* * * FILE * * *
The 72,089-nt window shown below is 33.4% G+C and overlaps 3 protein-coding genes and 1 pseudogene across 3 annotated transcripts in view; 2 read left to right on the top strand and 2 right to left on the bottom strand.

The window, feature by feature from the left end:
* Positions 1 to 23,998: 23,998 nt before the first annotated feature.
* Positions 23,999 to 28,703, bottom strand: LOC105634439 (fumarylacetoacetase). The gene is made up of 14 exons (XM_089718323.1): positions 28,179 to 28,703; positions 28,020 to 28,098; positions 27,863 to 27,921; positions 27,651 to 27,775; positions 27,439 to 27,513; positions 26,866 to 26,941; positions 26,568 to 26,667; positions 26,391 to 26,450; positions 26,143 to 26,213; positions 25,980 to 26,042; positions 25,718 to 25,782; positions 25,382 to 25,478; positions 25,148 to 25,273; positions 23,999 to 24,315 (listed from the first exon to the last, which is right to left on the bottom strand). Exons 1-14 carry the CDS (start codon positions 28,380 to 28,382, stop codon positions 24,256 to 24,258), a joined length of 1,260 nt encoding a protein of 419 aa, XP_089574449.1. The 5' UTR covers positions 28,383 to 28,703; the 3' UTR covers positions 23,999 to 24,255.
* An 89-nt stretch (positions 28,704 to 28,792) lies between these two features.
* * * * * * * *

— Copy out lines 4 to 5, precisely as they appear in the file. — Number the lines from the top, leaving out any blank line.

* Positions 23,999 to 28,703, bottom strand: LOC105634439 (fumarylacetoacetase). The gene is made up of 14 exons (XM_089718323.1): positions 28,179 to 28,703; positions 28,020 to 28,098; positions 27,863 to 27,921; positions 27,651 to 27,775; positions 27,439 to 27,513; positions 26,866 to 26,941; positions 26,568 to 26,667; positions 26,391 to 26,450; positions 26,143 to 26,213; positions 25,980 to 26,042; positions 25,718 to 25,782; positions 25,382 to 25,478; positions 25,148 to 25,273; positions 23,999 to 24,315 (listed from the first exon to the last, which is right to left on the bottom strand). Exons 1-14 carry the CDS (start codon positions 28,380 to 28,382, stop codon positions 24,256 to 24,258), a joined length of 1,260 nt encoding a protein of 419 aa, XP_089574449.1. The 5' UTR covers positions 28,383 to 28,703; the 3' UTR covers positions 23,999 to 24,255.
* An 89-nt stretch (positions 28,704 to 28,792) lies between these two features.